Management team fireworks
Understanding why team members sometimes find it hard to access their cleverness.
There are two overarching processes that take place when management team members try to create alignment between themselves. The first is a cognitive process, in which knowledge is transferred and worked through. The second is a group dynamic process and involves everything that bubbles away underneath the surface of group life. To understand the first process, we can turn to the Swiss psychologist Jean Piaget. He coined the concepts of assimilation and accommodation.
Assimilation is the process of incorporating new information into the framework of what we already know. If, for example, you talk to me about Lasagna al forno, Paella, and Fish and chips, I will probably not be confused, in spite of them being very different from one another. That is because the information you are giving me fits comfortably into the concept of food dishes, which I learned as a child.
Accommodation is the process of constructing a new conceptual framework in order to accommodate new information. My time at university is an excellent example of this. I often had the same experience of going to an introductory lecture or opening a new textbook for the first time and feeling confused. It was frustrating since there were always students who appeared to understand everything effortlessly. But at some point during the course, the penny would always drop. Once the framework of understanding had established itself in my head there was no problem absorbing new information pertaining to that framework.
Let me present another classic example that can be found in every management team I have worked with to date: The question of who the team’s primary stakeholders are. The answers usually include the owners, the board, the CEO, the employees, and the customers. Some respondents are initially sure of their answers, while others are more tentative. The complexity only increases when I ask the next question. One that is intimately linked to the previous one, namely: What is the purpose of the management team? I have lost count of how many times after these questions have been resolved, I have heard "I don’t understand why we needed 90 minutes to answer these questions." Afterwards, everything is crystal clear, but it goes to show that accommodation is a demanding exercise.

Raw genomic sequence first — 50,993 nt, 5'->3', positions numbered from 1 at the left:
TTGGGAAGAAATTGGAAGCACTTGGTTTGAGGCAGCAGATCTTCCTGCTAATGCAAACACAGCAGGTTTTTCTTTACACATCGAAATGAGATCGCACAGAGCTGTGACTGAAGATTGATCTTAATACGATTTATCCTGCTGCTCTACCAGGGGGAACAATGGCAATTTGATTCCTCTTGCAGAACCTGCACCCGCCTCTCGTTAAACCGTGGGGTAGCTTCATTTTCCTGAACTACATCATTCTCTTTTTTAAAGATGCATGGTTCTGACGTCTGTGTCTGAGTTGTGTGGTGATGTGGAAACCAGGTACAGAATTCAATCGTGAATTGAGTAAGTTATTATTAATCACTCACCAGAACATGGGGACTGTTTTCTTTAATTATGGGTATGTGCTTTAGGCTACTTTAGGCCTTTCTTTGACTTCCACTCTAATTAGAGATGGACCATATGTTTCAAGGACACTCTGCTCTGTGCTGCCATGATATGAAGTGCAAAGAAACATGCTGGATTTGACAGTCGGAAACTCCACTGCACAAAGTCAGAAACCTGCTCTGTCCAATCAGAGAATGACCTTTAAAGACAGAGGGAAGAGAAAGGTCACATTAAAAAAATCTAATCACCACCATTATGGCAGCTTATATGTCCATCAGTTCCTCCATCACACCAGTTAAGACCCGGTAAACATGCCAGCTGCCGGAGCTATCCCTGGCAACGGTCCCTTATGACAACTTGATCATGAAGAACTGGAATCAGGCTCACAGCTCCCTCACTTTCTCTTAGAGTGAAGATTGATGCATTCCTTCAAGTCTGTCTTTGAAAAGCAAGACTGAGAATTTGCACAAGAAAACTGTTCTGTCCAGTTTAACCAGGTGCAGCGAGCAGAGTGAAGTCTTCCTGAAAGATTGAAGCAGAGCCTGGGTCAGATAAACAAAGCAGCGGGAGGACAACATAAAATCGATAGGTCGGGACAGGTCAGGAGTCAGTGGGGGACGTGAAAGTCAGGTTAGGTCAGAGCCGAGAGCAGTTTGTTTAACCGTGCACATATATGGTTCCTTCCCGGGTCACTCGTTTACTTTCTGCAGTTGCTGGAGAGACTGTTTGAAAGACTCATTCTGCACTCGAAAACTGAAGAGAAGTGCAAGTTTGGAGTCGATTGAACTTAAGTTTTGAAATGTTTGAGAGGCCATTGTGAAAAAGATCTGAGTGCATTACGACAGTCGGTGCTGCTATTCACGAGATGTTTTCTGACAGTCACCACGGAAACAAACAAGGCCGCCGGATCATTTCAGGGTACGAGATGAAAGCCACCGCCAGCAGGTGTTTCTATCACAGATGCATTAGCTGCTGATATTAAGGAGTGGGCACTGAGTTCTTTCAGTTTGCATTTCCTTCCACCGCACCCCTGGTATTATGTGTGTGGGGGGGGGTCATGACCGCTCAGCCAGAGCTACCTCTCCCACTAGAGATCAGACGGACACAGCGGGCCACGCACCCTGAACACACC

The second process, the group dynamic, can be contaminated by the cognitive processes. It is easy to feel stupid when others appear to have all the answers to the questions. Team members become quiet or act out their frustrations. Then there is the issue of whether people feel listened to or rejected. History plays its part too, because team members have experience of how meetings usually take place. Some members are just waiting for Jane to start one of her typically endless monologues, or for John to begin making bold statements that quickly kill any chance of reflection in the team. Once this happens members think "I knew it!" and, in doing so, they contribute to a vicious circle, since our thinking controls our behaviour. Mindreading is another phenomenon that occurs all the time. We presume how others think and feel, and we act on it as though it were true.
This adds up to fireworks of cognitive and group dynamic processes, and it is little wonder that what seemed so easy on paper becomes so difficult in practice. The good news though is that these fireworks can be managed. In a management team that gets proper introduction to group dynamics and problem-solving communication, the opposite of what I initially wrote can be true: That the overall wisdom of the team outshines that of the individual and that the fireworks rather are a display of productivity and job satisfaction.
The clients who reach out to me are managing directors, management teams, and executives who want to realise the potential in their organisations and accomplish extraordinary results. They reach out to me because of my ability to transform individuals, teams, and organisations.